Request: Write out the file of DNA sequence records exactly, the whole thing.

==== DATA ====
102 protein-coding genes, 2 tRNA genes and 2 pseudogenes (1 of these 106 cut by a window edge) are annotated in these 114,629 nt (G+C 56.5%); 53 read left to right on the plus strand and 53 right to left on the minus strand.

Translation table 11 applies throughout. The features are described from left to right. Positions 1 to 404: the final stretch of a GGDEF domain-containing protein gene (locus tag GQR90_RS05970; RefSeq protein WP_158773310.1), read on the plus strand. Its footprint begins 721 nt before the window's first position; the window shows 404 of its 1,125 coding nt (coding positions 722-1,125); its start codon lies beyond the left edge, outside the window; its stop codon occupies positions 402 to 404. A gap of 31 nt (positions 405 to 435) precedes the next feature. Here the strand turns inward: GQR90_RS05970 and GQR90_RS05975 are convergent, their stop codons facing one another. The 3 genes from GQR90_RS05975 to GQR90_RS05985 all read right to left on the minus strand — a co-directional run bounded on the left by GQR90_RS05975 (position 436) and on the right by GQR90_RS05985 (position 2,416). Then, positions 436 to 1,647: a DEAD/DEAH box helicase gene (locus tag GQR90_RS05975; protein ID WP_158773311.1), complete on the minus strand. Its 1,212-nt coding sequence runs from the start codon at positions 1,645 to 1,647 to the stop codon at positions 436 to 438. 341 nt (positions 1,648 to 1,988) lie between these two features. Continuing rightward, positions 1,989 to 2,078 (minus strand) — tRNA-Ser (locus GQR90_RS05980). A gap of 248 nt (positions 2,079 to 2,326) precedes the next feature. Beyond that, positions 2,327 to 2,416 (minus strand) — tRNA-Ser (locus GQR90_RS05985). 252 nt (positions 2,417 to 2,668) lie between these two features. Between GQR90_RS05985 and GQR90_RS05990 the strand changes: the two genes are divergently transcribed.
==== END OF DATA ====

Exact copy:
102 protein-coding genes, 2 tRNA genes and 2 pseudogenes (1 of these 106 cut by a window edge) are annotated in these 114,629 nt (G+C 56.5%); 53 read left to right on the plus strand and 53 right to left on the minus strand.

Translation table 11 applies throughout. The features are described from left to right. Positions 1 to 404: the final stretch of a GGDEF domain-containing protein gene (locus tag GQR90_RS05970; RefSeq protein WP_158773310.1), read on the plus strand. Its footprint begins 721 nt before the window's first position; the window shows 404 of its 1,125 coding nt (coding positions 722-1,125); its start codon lies beyond the left edge, outside the window; its stop codon occupies positions 402 to 404. A gap of 31 nt (positions 405 to 435) precedes the next feature. Here the strand turns inward: GQR90_RS05970 and GQR90_RS05975 are convergent, their stop codons facing one another. The 3 genes from GQR90_RS05975 to GQR90_RS05985 all read right to left on the minus strand — a co-directional run bounded on the left by GQR90_RS05975 (position 436) and on the right by GQR90_RS05985 (position 2,416). Then, positions 436 to 1,647: a DEAD/DEAH box helicase gene (locus tag GQR90_RS05975; protein ID WP_158773311.1), complete on the minus strand. Its 1,212-nt coding sequence runs from the start codon at positions 1,645 to 1,647 to the stop codon at positions 436 to 438. 341 nt (positions 1,648 to 1,988) lie between these two features. Continuing rightward, positions 1,989 to 2,078 (minus strand) — tRNA-Ser (locus GQR90_RS05980). A gap of 248 nt (positions 2,079 to 2,326) precedes the next feature. Beyond that, positions 2,327 to 2,416 (minus strand) — tRNA-Ser (locus GQR90_RS05985). 252 nt (positions 2,417 to 2,668) lie between these two features. Between GQR90_RS05985 and GQR90_RS05990 the strand changes: the two genes are divergently transcribed.